TL : I wish I was one of those guys who knows where things are headed. Like most of my musician friends, I’m just on the ride, trying to figure out what to do next. The good thing is, we who play music, have the immense pleasure of making our music, (hopefully doing it the way we want) and nobody can take that away from us, regardless of whether it makes a lot of money.

I think it’s an ever-changing field. There will always be clever groups who do the right moves at the right time, and find emerging markets. And there will always be lots of folks making darn good music, but maybe struggling a bit to make a living from the music.

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Sep 23 2013

Levin Minnemann Rudess – Part Six


Music Of The Future

I have a friend who runs one of the School of Rock Franchises in Wichita – how could he best involve you and artists like you to be involved in motivating kids ?

I dont’ have much good advice for young players – the fact is, I’m more of a student than a teacher. I look at each experience as a way to learn to be a better musician, not as a way to teach what I know. So I pretty much avoid clinics and situations where I’m supposed to be the guy who knows how it should be done — I feel more like a guy who wants to learn more ways it can be done. (And, some young players do amazing things, that I can learn from.)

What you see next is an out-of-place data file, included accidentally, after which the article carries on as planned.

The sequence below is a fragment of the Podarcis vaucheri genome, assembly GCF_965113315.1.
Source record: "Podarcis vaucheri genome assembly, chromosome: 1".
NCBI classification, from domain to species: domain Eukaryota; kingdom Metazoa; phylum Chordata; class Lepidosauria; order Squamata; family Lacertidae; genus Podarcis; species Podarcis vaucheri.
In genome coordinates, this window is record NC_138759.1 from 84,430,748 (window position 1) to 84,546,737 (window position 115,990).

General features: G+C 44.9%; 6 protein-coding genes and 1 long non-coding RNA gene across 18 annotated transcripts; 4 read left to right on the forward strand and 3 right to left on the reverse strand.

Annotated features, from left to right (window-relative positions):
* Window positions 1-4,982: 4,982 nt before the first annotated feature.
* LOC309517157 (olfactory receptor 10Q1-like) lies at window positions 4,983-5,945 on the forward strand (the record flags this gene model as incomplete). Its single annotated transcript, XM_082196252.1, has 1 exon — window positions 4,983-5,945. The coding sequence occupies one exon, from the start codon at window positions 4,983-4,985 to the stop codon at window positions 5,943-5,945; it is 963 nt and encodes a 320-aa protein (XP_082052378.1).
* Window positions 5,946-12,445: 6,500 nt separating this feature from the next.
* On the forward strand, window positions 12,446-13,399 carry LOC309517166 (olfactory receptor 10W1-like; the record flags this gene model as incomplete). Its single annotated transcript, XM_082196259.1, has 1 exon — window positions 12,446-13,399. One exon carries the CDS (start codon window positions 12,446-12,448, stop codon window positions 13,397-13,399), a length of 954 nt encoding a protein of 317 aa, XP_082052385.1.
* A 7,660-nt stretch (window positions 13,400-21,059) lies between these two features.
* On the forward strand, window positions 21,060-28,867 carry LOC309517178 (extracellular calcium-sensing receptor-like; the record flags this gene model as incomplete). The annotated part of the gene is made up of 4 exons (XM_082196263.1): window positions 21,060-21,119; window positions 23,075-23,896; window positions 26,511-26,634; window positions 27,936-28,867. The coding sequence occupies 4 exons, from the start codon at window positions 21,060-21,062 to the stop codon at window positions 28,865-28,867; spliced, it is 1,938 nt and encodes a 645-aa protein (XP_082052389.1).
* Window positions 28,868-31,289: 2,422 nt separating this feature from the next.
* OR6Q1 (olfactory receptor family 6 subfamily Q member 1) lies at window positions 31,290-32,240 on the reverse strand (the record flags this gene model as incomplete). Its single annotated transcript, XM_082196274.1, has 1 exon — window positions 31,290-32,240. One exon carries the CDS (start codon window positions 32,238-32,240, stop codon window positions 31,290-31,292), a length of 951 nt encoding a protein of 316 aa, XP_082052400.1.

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Sep 08 2013

Levin Minnemann Rudess – Part Five


Continuing the series of my interview with the amazing Tony Levin. Slightly different format – basically – the bold headlines are my questions – the main copy are the words of Tony in response to the questions.

Music As A Performer

What traits constitute a great musician ?

A good question – I hadn’t thought about that. I guess, to me, the really great players are projecting something that’s deep inside themselves — the instrument is only the vehicle that brings it from them to you. And there’s always a fascination, when you’re in the presence of someone who is completely one with their instrument – we’re drawn to watching and listening to them, though we may not be sure why – in a way we are seeing someone open up their soul to us, and we connect with them in a way that languages don’t express. From their playing, we learn something about life that words can’t express.

Which bass players out there do you admire ?

A lot of bass players are doing wonderful things. Some that I particularly admire: Carles Benevent, Esperanza Spalding, Dan Rathbun, Victor Wooten of course. Pino Paladino, Hutch Hutchinson, Tina Weymouth, John Wetton, Chris Squire, Julie Slick.

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Sep 01 2013

Levin Minnemann Rudess – Part Four